SRINAGAR, INDIA // The Bollywood star Sanjay Dutt appeared during the outdoor shooting of Lamha on Srinagar's landmark Zero Bridge wearing a black-and-white kaffiyeh, given to him by a local photojournalist as a sign of his solidarity with the Palestinian people. When pictures showing him in the traditional Palestinian headdress appeared in the next day's local newspapers, Mr Dutt's act was acclaimed throughout the Kashmir valley, where kaffiyeh-wearing Muslim youths have been holding regular protests over the Israeli assault on Gaza.
It also gave a badly needed boost to the Lamha crew, who have been having trouble filming in the valley amid rumours that the place and its people are being negatively portrayed. Kashmir's tourism officials, hoping the presence of Bollywood will boost the region's ailing economy, have looked on anxiously. In October, following the violent agitation over the local government's decision to transfer 100 acres of forest to a Hindu consortium, the Bollywood actress Bipasha Basu stormed off the shoot citing a threat made on her life.
Production has been repeatedly disrupted by angry crowds over their perceived misrepresentation of the Kashmiri cause in the film, including one scene during which Kashmiri youths burn used car tyres and chant anti-India slogans. On another occasion, Kashmiri fruit traders, suspecting they were being depicted unfairly, forced the film crew to stop shooting a scene on the premises of the Srinagar Fruit Mandi (market). The film deals with militancy and its consequences for life in Kashmir. The film's producer strongly denied allegations that Kashmiris were being depicted unfairly and the crew, along with Ms Basu and Mr Dutt, returned to the Valley this month to resume work, albeit under tight police protection.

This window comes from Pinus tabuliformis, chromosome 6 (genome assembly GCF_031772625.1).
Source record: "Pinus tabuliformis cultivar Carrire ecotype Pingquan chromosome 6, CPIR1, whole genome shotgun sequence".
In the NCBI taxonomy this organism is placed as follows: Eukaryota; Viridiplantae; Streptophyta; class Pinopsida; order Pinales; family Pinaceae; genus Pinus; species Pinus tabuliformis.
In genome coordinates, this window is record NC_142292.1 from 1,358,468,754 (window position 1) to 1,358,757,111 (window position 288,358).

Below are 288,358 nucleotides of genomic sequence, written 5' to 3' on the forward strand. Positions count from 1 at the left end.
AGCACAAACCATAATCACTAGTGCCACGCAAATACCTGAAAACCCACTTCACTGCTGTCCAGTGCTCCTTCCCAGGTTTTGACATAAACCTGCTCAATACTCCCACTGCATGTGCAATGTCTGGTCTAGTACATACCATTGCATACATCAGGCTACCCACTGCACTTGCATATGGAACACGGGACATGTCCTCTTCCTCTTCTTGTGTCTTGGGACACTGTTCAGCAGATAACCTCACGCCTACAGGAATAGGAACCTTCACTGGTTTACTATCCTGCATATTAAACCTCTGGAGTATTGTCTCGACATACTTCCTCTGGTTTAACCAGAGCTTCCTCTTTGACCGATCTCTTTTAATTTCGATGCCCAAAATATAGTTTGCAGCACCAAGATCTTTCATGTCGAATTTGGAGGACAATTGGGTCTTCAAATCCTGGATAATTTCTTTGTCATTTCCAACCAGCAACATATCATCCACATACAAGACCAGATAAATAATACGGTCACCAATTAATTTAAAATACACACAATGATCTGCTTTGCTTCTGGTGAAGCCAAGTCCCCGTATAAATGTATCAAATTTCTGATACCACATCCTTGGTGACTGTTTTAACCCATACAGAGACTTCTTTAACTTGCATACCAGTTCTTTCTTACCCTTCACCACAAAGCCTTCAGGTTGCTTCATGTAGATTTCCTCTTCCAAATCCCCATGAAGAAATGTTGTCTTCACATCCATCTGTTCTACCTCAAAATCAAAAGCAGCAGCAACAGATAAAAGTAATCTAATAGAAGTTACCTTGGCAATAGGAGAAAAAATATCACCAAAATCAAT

But now, Sayeda Aasiya Andrabi, chief of the radical all-women Dukhtaran-e-Millat (daughters of the faith), has served legal notice to Rahul Dholakia, the film's director, following reports that Ms Basu is playing her in the film. Ms Aasiya alleges Mr Dholakia violated an agreement that the script would be shown to her before shooting began. The notice says the DeM leader is a "political leader and firm believer of Islam" and remains "always veiled" and that her portrayal is incompatible with "her virtues and teachings". It accused the studio, GS Entertainment, of putting her reputation, honour and dignity at stake, which "is irreparable and could not be compensated". GS Entertainment has been given three days to reply to the notice and alter the script. Mr Dholakia came out and said Ms Basu's role in his film "is not even remotely connected with the life of Aasiya Andrabi". "I've made the script even more fictitious so that it doesn't hurt anyone's sentiments." Reports had also suggested that Ali Shah Geelani, the hardline Kashmiri separatist leader, was angered at being portrayed in the film. Mr Dholakia said changing the characters from real to fictitious was a "gruelling task". He also said that in light of heightened sensitivities following the Mumbai terror attacks, he does want to take risks. "Making and releasing the film is more important," he told a newspaper. The furore over Lamha has also worried the state government, particularly its tourism department officials, who fear it could harm their efforts to revive Kashmir's ailing tourism industry. They hold that the shooting of Bollywood movies could help revive the local economy, hard hit by the 19-year insurgency. "Kashmir is as beautiful as before," said Yash Chopra, a film director who headed a delegation of Bollywood filmmakers and actors to Kashmir a few years ago. "We'll again come to shoot in Kashmir." Those in the delegation agreed that Kashmir offered natural beauty and cheaper rates for shooting than other locations. Farooq Ahmed Shah, Kashmir's director tourism, said: "Regardless of irritants, Bollywood teams will continue to head to Kashmir for outdoor shooting." The government wants to remove the perception of danger from the minds of moviemakers and has pledged security and even the provision of helicopters at low rates to take them to locations for shooting. During the past few years, successive state governments have sent out ministers and other senior functionaries and tour operators to various parts of India to spread the message that Kashmir was ready to receive tourists. Nazir A Bakshi, the chairman of the Kashmir Chapter of the Travel Association of India, has had detailed discussions with Mr Chopra, the filmmaker, and his comrades, as well as prominent tour operators in Indian cities. "Luckily, I could convince them how important it was to return to Kashmir," he said. Mr Bakshi said the trips have inspired hope that Bollywood filmmakers will return to Kashmir in large numbers, giving much needed impetus to economic activity in the region. For their part, Kashmiri officials and tour operators are prepared to support filmmakers in every way they can, even if that means protecting them from angry locals. email@example.com